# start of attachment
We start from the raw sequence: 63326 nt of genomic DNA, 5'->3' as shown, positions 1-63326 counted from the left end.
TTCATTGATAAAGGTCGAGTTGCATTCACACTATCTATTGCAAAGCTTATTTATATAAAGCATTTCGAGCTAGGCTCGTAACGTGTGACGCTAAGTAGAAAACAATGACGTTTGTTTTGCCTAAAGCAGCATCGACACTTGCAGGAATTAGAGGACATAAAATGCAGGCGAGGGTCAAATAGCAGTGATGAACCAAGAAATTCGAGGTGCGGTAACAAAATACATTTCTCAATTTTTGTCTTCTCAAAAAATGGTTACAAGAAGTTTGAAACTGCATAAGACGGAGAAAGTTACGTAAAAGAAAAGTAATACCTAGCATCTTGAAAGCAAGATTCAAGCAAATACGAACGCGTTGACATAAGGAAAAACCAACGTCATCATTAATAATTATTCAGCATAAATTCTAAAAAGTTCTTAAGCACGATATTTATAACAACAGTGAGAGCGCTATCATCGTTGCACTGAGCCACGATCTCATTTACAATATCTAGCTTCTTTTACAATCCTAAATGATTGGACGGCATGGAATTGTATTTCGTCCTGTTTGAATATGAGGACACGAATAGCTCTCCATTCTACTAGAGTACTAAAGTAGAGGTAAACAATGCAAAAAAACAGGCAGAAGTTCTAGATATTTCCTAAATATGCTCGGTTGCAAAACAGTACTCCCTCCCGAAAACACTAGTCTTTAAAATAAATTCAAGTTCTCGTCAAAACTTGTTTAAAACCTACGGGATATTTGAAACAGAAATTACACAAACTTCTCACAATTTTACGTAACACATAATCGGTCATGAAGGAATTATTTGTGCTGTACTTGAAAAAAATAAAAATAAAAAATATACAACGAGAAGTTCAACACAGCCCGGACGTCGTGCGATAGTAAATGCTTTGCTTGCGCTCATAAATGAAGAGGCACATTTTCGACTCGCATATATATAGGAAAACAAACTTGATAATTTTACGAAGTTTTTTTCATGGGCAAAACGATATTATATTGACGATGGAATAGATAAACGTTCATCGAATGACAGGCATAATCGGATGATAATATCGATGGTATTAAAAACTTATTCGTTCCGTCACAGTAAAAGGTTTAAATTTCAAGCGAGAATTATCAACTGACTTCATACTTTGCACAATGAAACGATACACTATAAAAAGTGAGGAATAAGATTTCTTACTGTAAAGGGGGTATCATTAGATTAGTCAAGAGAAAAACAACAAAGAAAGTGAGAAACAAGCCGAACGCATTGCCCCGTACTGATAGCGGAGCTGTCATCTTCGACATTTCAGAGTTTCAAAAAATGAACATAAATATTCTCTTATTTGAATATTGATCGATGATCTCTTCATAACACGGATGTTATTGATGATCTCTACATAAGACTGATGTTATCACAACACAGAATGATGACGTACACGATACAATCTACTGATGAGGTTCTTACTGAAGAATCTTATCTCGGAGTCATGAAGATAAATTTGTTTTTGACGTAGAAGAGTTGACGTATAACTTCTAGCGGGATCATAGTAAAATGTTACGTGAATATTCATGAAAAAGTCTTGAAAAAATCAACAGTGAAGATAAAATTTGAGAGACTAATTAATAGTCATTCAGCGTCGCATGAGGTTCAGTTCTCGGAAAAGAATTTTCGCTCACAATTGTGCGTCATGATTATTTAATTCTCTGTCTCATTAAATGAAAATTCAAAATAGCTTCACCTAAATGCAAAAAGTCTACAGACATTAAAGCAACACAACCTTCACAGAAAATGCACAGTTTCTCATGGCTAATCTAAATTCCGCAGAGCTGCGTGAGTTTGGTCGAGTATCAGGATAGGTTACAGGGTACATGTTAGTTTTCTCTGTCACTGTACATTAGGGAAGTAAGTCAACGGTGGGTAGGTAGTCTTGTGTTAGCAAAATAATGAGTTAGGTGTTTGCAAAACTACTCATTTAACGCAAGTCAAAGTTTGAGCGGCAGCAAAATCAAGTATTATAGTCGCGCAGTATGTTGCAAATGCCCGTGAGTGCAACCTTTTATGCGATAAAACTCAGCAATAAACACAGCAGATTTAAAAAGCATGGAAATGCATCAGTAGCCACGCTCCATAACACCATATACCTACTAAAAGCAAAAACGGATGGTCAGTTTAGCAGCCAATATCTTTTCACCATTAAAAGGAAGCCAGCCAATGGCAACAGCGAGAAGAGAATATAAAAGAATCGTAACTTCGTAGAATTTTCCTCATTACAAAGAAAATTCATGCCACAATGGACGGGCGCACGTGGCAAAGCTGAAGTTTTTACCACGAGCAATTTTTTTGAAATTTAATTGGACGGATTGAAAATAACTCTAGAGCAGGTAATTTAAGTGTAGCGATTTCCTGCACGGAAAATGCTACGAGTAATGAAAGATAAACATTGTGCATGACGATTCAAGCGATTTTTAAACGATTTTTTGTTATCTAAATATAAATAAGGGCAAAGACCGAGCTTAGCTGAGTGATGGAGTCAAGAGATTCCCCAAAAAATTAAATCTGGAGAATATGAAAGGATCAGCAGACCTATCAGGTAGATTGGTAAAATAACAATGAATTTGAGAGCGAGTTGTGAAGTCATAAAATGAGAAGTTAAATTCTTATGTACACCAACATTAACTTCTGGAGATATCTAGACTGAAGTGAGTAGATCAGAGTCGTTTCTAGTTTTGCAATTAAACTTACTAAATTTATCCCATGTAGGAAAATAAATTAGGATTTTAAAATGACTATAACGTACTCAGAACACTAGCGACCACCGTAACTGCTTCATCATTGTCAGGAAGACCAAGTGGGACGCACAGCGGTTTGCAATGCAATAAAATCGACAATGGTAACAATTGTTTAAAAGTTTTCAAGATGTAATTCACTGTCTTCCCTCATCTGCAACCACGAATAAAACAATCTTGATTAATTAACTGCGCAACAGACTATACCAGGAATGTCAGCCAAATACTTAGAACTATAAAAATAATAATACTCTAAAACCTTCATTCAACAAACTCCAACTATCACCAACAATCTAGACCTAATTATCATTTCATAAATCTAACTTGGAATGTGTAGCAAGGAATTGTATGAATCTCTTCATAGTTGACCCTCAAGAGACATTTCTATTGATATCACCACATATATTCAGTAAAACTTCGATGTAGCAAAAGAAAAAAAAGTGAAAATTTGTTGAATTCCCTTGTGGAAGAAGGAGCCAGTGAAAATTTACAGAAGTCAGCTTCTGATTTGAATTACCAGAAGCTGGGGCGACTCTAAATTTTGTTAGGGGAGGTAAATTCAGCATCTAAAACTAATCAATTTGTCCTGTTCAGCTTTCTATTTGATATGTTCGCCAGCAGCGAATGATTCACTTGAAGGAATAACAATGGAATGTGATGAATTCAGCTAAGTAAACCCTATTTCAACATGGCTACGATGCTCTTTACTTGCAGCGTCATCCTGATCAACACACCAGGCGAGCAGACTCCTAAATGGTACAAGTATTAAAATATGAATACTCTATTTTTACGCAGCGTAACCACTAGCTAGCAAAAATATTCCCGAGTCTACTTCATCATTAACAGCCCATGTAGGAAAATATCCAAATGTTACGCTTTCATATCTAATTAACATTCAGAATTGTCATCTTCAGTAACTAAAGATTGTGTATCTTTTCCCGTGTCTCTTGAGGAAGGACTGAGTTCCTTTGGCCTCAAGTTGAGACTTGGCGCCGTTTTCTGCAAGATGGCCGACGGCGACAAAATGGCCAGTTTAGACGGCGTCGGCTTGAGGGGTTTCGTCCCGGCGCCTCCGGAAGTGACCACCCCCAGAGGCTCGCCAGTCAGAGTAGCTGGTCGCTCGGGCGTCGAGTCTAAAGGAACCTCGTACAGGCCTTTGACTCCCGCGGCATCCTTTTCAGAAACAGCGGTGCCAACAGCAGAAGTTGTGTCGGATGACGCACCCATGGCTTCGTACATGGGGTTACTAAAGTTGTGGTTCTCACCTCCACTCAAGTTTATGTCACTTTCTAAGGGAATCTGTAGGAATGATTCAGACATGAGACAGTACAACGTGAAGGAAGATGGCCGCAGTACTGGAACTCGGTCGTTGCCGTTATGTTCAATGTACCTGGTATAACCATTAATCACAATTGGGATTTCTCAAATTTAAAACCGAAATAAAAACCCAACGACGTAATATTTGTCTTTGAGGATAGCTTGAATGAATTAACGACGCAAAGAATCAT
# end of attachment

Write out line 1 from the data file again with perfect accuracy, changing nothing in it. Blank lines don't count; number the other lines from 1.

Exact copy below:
We start from the raw sequence: 63326 nt of genomic DNA, 5'->3' as shown, positions 1-63326 counted from the left end.